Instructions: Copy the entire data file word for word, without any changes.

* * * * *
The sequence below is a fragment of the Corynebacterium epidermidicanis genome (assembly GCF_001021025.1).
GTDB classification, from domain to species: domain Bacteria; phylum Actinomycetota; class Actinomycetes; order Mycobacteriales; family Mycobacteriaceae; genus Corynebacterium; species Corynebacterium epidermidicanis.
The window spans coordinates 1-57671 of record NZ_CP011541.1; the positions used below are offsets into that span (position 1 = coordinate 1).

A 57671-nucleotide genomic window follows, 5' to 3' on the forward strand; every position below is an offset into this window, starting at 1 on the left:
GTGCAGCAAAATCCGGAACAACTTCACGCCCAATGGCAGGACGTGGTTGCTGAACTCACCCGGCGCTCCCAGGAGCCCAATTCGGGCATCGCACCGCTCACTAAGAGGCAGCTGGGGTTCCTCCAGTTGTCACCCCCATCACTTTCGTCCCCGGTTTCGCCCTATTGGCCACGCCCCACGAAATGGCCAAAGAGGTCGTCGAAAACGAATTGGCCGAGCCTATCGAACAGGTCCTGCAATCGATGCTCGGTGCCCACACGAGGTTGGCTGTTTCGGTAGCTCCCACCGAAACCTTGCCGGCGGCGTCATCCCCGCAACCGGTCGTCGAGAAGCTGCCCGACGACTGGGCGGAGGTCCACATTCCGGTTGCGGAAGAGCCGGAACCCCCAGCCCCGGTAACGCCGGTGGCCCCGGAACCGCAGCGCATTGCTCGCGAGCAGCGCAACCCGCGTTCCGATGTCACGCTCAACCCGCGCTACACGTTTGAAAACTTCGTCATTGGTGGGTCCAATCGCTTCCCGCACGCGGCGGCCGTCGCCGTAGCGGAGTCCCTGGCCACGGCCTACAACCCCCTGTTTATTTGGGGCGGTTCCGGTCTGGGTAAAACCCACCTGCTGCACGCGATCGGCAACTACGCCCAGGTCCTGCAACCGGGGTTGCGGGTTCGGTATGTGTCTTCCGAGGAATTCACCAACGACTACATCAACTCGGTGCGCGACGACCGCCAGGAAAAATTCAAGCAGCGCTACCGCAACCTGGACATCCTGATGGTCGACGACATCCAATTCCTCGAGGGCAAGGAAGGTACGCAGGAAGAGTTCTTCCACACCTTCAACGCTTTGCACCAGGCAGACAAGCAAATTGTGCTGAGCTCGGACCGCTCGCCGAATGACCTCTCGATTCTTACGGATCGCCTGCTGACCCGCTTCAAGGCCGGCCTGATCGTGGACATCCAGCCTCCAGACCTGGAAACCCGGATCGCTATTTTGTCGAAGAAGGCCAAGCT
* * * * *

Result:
The sequence below is a fragment of the Corynebacterium epidermidicanis genome (assembly GCF_001021025.1).
GTDB classification, from domain to species: domain Bacteria; phylum Actinomycetota; class Actinomycetes; order Mycobacteriales; family Mycobacteriaceae; genus Corynebacterium; species Corynebacterium epidermidicanis.
The window spans coordinates 1-57671 of record NZ_CP011541.1; the positions used below are offsets into that span (position 1 = coordinate 1).

A 57671-nucleotide genomic window follows, 5' to 3' on the forward strand; every position below is an offset into this window, starting at 1 on the left:
GTGCAGCAAAATCCGGAACAACTTCACGCCCAATGGCAGGACGTGGTTGCTGAACTCACCCGGCGCTCCCAGGAGCCCAATTCGGGCATCGCACCGCTCACTAAGAGGCAGCTGGGGTTCCTCCAGTTGTCACCCCCATCACTTTCGTCCCCGGTTTCGCCCTATTGGCCACGCCCCACGAAATGGCCAAAGAGGTCGTCGAAAACGAATTGGCCGAGCCTATCGAACAGGTCCTGCAATCGATGCTCGGTGCCCACACGAGGTTGGCTGTTTCGGTAGCTCCCACCGAAACCTTGCCGGCGGCGTCATCCCCGCAACCGGTCGTCGAGAAGCTGCCCGACGACTGGGCGGAGGTCCACATTCCGGTTGCGGAAGAGCCGGAACCCCCAGCCCCGGTAACGCCGGTGGCCCCGGAACCGCAGCGCATTGCTCGCGAGCAGCGCAACCCGCGTTCCGATGTCACGCTCAACCCGCGCTACACGTTTGAAAACTTCGTCATTGGTGGGTCCAATCGCTTCCCGCACGCGGCGGCCGTCGCCGTAGCGGAGTCCCTGGCCACGGCCTACAACCCCCTGTTTATTTGGGGCGGTTCCGGTCTGGGTAAAACCCACCTGCTGCACGCGATCGGCAACTACGCCCAGGTCCTGCAACCGGGGTTGCGGGTTCGGTATGTGTCTTCCGAGGAATTCACCAACGACTACATCAACTCGGTGCGCGACGACCGCCAGGAAAAATTCAAGCAGCGCTACCGCAACCTGGACATCCTGATGGTCGACGACATCCAATTCCTCGAGGGCAAGGAAGGTACGCAGGAAGAGTTCTTCCACACCTTCAACGCTTTGCACCAGGCAGACAAGCAAATTGTGCTGAGCTCGGACCGCTCGCCGAATGACCTCTCGATTCTTACGGATCGCCTGCTGACCCGCTTCAAGGCCGGCCTGATCGTGGACATCCAGCCTCCAGACCTGGAAACCCGGATCGCTATTTTGTCGAAGAAGGCCAAGCT